The Employee Benefit Research Institute's April 2020 Retirement Confidence Survey reports that 7 in 10 workers are confident in their ability to live comfortably in retirement. A big part of the increase in worker confidence comes from an increasing belief that they will have the ability to handle one of the basic expenses in retirement -- their health care. But that also means that 3 in 10 workers are not confident that they will have saved enough.
If those currently in the workforce follow the same path, they will face a painful reality when they reach retirement age: Social Security provides far from enough income for people in their retirement years. Those who do not save enough will spend these years worrying about paying their bills.
The truth is, retirement is not inexpensive, even if you do not have a mortgage to pay or significant credit card debt. Consider medical costs. The Fidelity Retiree Health Care Cost Estimate found that a couple retiring in 2021 at age 65 with no employer-provided health care coverage will need $300,000 in savings to fund out-of-pocket medical expenses during their retirement years.
The good news? Even if you have been lax in saving for retirement, you can still take steps to increase the amount of money available to you after you quit working. Here is what you should be doing at every stage of your working life to save for retirement.
Just Getting Started
Admittedly, it is not easy to think about saving for retirement when you are just getting started on your job. However, there are specific steps you can take today to boost the odds that you will have enough money to enjoy your retirement years.
Step one? Participate in your company's 401(k) plan if it offers one. Moreover, participate completely; max out your regular contributions. You will not miss money that is deducted from your paycheck automatically. However, you will undoubtedly appreciate it once you retire.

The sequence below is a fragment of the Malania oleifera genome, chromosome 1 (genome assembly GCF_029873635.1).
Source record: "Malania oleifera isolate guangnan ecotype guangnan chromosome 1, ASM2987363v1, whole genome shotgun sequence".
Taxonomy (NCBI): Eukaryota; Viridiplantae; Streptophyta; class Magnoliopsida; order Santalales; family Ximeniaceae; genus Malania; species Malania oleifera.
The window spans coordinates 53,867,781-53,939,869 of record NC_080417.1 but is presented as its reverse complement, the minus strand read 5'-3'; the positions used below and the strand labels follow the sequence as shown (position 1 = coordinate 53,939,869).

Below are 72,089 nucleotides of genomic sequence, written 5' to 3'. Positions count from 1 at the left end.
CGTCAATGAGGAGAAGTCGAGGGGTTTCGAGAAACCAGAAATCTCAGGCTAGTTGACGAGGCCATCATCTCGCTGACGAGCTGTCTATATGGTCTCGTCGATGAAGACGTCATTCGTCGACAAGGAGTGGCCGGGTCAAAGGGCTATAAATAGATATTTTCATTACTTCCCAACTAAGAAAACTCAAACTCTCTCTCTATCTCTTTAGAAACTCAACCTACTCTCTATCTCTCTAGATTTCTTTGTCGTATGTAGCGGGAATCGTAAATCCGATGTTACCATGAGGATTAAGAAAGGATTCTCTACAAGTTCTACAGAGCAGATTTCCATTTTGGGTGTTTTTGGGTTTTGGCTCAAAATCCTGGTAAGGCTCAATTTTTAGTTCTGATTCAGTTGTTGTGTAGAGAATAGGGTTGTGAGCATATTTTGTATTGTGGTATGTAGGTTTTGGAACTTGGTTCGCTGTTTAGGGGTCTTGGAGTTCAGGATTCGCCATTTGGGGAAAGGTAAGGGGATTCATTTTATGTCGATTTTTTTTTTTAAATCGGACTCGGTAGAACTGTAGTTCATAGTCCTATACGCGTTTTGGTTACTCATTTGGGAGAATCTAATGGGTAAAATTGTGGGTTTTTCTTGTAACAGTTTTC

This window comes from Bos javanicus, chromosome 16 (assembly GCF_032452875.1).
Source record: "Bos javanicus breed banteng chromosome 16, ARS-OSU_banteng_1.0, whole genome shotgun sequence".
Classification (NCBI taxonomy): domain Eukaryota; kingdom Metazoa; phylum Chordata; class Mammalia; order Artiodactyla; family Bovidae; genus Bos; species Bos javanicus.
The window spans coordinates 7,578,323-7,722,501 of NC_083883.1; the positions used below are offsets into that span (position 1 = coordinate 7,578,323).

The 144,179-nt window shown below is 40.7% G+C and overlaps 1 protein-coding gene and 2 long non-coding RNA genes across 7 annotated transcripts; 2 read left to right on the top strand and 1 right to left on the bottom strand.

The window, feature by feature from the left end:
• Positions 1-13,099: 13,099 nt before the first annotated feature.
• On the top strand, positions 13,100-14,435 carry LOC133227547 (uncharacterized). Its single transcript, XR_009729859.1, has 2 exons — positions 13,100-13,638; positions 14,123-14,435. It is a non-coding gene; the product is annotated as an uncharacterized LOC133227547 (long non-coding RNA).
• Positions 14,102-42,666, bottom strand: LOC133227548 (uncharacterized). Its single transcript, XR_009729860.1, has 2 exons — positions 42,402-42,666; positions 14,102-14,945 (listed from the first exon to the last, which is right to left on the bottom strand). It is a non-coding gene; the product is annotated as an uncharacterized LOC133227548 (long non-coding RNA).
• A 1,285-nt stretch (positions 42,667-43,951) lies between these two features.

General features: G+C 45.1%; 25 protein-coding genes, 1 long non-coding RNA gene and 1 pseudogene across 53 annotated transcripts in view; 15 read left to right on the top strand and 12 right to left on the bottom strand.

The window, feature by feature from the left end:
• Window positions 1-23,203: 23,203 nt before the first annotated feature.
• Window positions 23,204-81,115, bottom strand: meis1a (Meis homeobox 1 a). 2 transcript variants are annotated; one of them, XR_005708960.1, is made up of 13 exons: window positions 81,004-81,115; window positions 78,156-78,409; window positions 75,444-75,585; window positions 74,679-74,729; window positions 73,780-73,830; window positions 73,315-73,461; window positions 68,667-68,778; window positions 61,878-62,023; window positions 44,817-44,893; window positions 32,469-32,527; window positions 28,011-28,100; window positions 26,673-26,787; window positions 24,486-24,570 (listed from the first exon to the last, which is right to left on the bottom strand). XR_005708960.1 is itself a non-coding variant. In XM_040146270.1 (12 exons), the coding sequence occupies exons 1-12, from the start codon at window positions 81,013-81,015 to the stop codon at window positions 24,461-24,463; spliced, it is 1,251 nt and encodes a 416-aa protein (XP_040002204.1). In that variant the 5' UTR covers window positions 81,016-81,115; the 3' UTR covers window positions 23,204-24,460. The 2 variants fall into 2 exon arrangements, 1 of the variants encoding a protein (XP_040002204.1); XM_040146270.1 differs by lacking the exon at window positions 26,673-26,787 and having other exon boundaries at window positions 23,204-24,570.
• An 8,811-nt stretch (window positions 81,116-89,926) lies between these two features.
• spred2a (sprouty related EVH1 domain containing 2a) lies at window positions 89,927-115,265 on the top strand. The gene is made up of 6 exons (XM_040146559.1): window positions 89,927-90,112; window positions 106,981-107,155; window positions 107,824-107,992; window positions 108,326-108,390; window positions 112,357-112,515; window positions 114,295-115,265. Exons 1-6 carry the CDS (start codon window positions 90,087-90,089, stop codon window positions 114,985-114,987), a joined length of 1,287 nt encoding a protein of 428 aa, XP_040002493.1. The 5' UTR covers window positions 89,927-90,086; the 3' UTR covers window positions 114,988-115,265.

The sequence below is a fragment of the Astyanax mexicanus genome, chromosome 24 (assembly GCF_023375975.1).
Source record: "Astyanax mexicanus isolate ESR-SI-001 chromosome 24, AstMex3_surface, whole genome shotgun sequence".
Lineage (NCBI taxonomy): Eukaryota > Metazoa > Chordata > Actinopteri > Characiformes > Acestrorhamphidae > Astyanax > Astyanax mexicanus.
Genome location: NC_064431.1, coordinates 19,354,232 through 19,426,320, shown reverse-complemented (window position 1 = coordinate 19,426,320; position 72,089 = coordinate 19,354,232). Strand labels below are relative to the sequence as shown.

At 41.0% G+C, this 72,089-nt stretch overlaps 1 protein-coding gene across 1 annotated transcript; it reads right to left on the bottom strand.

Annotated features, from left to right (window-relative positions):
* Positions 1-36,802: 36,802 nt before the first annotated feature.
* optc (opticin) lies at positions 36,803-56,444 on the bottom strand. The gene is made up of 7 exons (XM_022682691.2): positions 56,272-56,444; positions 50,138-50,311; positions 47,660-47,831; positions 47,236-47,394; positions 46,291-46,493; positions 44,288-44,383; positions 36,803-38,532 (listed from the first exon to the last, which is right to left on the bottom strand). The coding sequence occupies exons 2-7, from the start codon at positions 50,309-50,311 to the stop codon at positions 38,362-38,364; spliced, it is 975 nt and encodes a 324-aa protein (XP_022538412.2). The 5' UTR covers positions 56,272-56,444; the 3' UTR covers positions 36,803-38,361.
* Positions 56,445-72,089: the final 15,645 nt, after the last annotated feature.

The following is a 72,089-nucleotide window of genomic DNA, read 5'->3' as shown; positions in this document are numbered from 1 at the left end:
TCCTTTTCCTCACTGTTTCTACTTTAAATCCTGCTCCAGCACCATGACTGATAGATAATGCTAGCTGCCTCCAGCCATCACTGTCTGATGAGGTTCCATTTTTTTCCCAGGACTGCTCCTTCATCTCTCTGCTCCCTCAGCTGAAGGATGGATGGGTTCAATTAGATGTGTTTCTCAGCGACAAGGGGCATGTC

Next, invest in a traditional or Roth IRA or a combination of the two. That allows you to save money for your retirement years on a tax-deferred basis.
The other important step to take at this stage? Practice sound financial habits. You do not want to enter your retirement years burdened by credit card debt. The less consumer debt you generate during your 20s, the better off you will be as retirement nears.
Again, debt remains a significant factor in how enjoyable your retirement years will be. So do everything you can to pay off your debts as you move closer to retirement. Paying off your credit card debt is a must. If you can afford it, you should pay off your mortgage, too. Not making monthly payments in your retirement years will prove a significant financial relief.
The mid-point of your career is also the time to start drafting a financial plan for your retirement years. Discuss your goals for your post-work life with your spouse. For example, do you want to spend most of your time with your grandchildren? Do you want to travel the globe or take regular cruises? Maybe you want to take up golf. Your goals for your retirement years will impact how much money you will need for this time of your life.
Armed with this information, you can sketch out a rough figure of how much you will need to save to reach your retirement goals.
If you have not yet opened IRAs for you and your spouse, do so now. Be sure to contribute regularly to these accounts. Every bit of money you save now becomes critical as retirement nears.
5 to 10 Years Before Retirement
The Internet can help you determine if you are on track to have enough savings to support the lifestyle you desire during retirement. Use an online retirement calculator to determine how prepared you are for your retirement.
That is also an excellent time to evaluate your savings vehicles. You should maintain a diverse portfolio, investing in bonds, stocks, and other savings vehicles. However, this is an excellent time to move more of your savings to lower-risk investments. That will protect these dollars as your retirement years draw near.
It is essential to learn about Social Security during this time, too. You do not want to retire too early; this will diminish the amount of Social Security income you receive each year. In fact, the longer you can put off retiring -- if you are healthy enough to work -- the better financially off you will be. Not only will you draw more income to support your retirement years, but you will also boost the amount of Social Security benefits you receive each year.
It is also best to practice living on your new income before finalizing your retirement. You might find that you have underestimated how much money you will need during your retirement years.
Once you have retired, you need to be cautious about how much money you withdraw from your retirement savings each year. Many retirees follow the 4 percent rule, meaning that they only withdraw 4 percent of their savings each year of retirement. That is a sound financial plan to take.